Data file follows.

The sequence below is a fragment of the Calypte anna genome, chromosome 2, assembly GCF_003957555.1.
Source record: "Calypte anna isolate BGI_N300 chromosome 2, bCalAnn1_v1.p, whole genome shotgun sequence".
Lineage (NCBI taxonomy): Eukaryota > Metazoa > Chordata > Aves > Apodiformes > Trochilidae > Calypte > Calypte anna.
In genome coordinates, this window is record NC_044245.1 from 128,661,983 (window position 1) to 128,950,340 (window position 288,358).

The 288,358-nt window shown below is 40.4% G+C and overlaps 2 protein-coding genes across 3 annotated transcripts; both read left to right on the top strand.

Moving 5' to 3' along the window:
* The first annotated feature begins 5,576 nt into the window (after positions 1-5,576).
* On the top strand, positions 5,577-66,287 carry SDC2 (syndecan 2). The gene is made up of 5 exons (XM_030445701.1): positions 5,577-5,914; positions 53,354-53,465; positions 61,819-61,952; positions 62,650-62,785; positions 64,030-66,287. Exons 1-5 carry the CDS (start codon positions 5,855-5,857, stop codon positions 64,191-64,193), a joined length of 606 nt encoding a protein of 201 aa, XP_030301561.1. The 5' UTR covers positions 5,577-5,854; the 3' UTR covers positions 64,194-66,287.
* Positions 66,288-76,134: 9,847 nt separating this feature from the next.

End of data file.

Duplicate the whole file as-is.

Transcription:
The sequence below is a fragment of the Calypte anna genome, chromosome 2, assembly GCF_003957555.1.
Source record: "Calypte anna isolate BGI_N300 chromosome 2, bCalAnn1_v1.p, whole genome shotgun sequence".
Lineage (NCBI taxonomy): Eukaryota > Metazoa > Chordata > Aves > Apodiformes > Trochilidae > Calypte > Calypte anna.
In genome coordinates, this window is record NC_044245.1 from 128,661,983 (window position 1) to 128,950,340 (window position 288,358).

The 288,358-nt window shown below is 40.4% G+C and overlaps 2 protein-coding genes across 3 annotated transcripts; both read left to right on the top strand.

Moving 5' to 3' along the window:
* The first annotated feature begins 5,576 nt into the window (after positions 1-5,576).
* On the top strand, positions 5,577-66,287 carry SDC2 (syndecan 2). The gene is made up of 5 exons (XM_030445701.1): positions 5,577-5,914; positions 53,354-53,465; positions 61,819-61,952; positions 62,650-62,785; positions 64,030-66,287. Exons 1-5 carry the CDS (start codon positions 5,855-5,857, stop codon positions 64,191-64,193), a joined length of 606 nt encoding a protein of 201 aa, XP_030301561.1. The 5' UTR covers positions 5,577-5,854; the 3' UTR covers positions 64,194-66,287.
* Positions 66,288-76,134: 9,847 nt separating this feature from the next.